A true Putredine Commander will manipulate any battlefield, It’s as much about what you don’t do as much as what you do, do. Keep the enemy guessing at what you’re up to.
The very alien-ness of Putredine plays crazy mind games – so make good use of it!
Hopefully I've given you enough to think on and encouraged you in the way of the Putredine.
The Universe can be yours.
There. Is. Always. More.
Our new set of female Sci-fi figures are now available.
12 different figures with various weapons including a flame thrower, rocket launcher and assault gun.
These figures will make a nice addition to any imperial army of the far-flung future.
A gribbley thing you would not want to meet. This Octopoid horror has tentacles to feel its away around in the dark and if you are unlucky enough to reach out and grab you to do all sorts of nasty things to you.
This Floating Head priced at £7 is part of The Underworld range is supplied unpainted and comes with a flight stand.
Stay tuned for some mad fungal growths.
We have three new packs out for our Historical range, these were shown at Salute with a few packs for sale and are now available on our website. The first pack is an Aussie Officer, foot and mounted, looking rather splendid.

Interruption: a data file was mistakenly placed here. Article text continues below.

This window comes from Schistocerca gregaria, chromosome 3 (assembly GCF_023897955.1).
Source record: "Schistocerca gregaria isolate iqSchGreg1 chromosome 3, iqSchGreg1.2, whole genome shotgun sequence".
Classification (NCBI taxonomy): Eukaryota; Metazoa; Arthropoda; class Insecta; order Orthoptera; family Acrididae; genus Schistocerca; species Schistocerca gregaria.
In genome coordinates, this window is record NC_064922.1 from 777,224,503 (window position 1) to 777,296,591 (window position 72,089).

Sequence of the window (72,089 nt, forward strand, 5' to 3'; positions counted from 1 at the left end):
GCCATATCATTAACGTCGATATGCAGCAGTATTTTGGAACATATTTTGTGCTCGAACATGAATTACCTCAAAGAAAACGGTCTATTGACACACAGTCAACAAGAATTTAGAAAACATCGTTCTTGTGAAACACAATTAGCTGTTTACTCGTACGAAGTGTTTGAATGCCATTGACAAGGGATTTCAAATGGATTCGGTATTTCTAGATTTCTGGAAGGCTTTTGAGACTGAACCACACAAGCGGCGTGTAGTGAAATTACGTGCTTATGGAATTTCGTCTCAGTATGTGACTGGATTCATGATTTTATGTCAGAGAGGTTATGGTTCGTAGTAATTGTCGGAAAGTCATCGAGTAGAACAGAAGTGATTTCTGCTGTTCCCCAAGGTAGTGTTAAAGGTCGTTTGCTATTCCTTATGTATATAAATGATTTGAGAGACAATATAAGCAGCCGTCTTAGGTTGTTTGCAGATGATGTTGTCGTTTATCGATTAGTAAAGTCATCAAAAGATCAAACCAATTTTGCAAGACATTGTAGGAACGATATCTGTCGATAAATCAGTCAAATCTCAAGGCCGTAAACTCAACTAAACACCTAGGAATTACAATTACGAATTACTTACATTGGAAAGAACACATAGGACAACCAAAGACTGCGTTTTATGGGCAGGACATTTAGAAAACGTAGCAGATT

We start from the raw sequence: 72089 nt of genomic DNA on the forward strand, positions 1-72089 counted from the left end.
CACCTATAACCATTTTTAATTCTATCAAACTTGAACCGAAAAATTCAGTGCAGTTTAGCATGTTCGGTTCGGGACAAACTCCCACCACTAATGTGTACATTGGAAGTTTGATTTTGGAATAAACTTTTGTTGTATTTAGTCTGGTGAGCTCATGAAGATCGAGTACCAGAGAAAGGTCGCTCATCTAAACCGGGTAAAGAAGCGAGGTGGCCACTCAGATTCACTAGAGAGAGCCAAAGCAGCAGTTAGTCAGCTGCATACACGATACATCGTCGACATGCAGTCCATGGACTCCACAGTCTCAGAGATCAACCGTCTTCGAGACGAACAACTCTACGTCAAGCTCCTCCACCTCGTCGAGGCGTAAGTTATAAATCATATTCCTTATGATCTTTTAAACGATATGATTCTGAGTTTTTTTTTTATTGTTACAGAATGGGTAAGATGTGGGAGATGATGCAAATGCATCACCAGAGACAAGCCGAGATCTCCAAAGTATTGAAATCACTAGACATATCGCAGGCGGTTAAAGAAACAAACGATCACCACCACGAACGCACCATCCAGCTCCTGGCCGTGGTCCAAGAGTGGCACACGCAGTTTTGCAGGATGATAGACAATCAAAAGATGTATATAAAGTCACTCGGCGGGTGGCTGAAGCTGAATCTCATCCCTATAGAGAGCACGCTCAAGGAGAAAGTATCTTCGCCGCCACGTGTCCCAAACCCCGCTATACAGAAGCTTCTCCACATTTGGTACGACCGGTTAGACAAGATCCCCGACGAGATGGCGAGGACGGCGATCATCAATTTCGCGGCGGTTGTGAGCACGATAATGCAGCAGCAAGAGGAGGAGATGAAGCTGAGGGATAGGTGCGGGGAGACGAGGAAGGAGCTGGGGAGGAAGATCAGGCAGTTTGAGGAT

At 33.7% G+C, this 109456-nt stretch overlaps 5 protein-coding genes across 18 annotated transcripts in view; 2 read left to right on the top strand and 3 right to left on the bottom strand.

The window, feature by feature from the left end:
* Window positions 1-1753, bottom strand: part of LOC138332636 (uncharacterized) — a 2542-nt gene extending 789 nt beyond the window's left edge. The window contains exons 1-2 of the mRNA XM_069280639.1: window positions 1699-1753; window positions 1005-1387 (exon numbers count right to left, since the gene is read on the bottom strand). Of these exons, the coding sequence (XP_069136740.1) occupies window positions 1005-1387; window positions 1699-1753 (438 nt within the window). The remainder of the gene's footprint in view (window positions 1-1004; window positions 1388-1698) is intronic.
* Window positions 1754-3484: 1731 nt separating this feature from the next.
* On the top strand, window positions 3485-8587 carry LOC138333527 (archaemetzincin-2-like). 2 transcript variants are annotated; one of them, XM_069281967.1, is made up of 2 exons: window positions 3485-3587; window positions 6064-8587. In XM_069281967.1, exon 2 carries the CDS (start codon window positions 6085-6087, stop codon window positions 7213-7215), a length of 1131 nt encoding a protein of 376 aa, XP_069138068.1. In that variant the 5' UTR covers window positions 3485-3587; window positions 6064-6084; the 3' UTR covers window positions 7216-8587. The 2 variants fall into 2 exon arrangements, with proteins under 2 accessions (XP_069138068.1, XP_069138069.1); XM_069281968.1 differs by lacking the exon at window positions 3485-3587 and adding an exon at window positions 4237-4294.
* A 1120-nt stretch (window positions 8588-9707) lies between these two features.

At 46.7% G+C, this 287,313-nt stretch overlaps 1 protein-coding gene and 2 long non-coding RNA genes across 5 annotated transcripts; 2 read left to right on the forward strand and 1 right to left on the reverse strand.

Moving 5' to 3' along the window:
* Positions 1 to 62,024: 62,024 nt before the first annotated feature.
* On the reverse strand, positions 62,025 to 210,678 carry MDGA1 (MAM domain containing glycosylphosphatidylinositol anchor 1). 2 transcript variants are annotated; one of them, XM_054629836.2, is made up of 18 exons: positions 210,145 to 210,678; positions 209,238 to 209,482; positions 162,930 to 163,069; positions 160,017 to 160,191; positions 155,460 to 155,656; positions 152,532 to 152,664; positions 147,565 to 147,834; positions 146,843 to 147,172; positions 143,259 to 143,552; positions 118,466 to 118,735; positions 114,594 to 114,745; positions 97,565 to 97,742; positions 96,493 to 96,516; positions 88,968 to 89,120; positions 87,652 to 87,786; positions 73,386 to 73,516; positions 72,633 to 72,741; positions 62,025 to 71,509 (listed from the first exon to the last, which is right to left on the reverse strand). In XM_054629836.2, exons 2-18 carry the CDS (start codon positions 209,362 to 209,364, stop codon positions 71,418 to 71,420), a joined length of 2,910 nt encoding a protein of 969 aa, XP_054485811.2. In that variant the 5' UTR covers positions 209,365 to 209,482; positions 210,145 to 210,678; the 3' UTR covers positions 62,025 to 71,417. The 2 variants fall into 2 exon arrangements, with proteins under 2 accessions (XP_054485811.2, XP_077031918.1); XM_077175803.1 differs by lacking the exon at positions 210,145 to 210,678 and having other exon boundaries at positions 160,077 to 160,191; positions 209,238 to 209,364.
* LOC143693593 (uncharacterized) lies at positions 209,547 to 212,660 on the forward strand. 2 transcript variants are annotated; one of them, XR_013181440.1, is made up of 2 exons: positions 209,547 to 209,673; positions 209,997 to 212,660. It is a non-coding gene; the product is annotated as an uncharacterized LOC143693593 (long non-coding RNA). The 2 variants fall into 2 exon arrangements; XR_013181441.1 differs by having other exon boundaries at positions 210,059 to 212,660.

The next two packs are for the Turks, a pack of three Turk officers on foot and a HMG with 3 crew.
Find them here.
Have you ever played a tabletop war game before where you watched your opponent move his or her forces right past your own and you thought - surely my unit would see them and shoot rather than just watch them move into position unchallenged?
This is exactly what Overwatch addresses.
Before the end of a turn a player can can choose to enter Phase 7: Overwatch.
Overwatch works exactly like Reaction Fire except you are not responding to ranged fire, rather you are responding to movement. It is a defensive measure to deter or weaken enemy forces that ventures in close proximity to your own units.
How it works:
When an enemy unit immediately enters firing range of a unit that has been placed in Overwatch, your unit fires upon it at -50% Attack Dice.
Your opponents units that get fired on in this way do not Reaction Fire, they are simply moving and navigating the terrain (beside which they'll be do their firing once they have finished moving and allocating targets...)
Putting units in to Overwatch:
When a player chooses to put a unit/units into Overwatch they spend 1CP per unit and you must inform your opponent how many CP you have spent to Overwatch units,